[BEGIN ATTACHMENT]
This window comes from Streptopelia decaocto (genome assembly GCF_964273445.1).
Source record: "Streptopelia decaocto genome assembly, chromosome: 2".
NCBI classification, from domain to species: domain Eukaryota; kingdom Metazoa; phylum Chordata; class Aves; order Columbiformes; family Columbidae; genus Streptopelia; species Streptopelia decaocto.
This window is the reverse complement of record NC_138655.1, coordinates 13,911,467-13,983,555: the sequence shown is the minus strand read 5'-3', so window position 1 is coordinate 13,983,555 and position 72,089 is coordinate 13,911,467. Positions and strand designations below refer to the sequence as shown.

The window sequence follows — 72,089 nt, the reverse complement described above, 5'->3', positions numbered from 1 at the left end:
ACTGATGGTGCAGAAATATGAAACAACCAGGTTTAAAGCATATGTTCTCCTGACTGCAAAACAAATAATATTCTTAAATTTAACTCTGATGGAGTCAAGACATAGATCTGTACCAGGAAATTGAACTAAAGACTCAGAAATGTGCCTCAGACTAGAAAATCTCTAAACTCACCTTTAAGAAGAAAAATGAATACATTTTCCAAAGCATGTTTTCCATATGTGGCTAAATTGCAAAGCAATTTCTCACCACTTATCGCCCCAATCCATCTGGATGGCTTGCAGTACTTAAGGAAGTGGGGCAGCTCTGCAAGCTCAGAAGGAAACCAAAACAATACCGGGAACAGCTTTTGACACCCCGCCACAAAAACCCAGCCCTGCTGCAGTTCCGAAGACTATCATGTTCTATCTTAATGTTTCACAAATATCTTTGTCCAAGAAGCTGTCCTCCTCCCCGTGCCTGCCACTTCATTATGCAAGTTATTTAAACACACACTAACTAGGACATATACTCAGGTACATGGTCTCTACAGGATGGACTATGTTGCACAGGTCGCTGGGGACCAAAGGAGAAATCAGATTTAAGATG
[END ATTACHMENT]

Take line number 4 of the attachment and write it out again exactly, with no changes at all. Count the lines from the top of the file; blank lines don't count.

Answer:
This window is the reverse complement of record NC_138655.1, coordinates 13,911,467-13,983,555: the sequence shown is the minus strand read 5'-3', so window position 1 is coordinate 13,983,555 and position 72,089 is coordinate 13,911,467. Positions and strand designations below refer to the sequence as shown.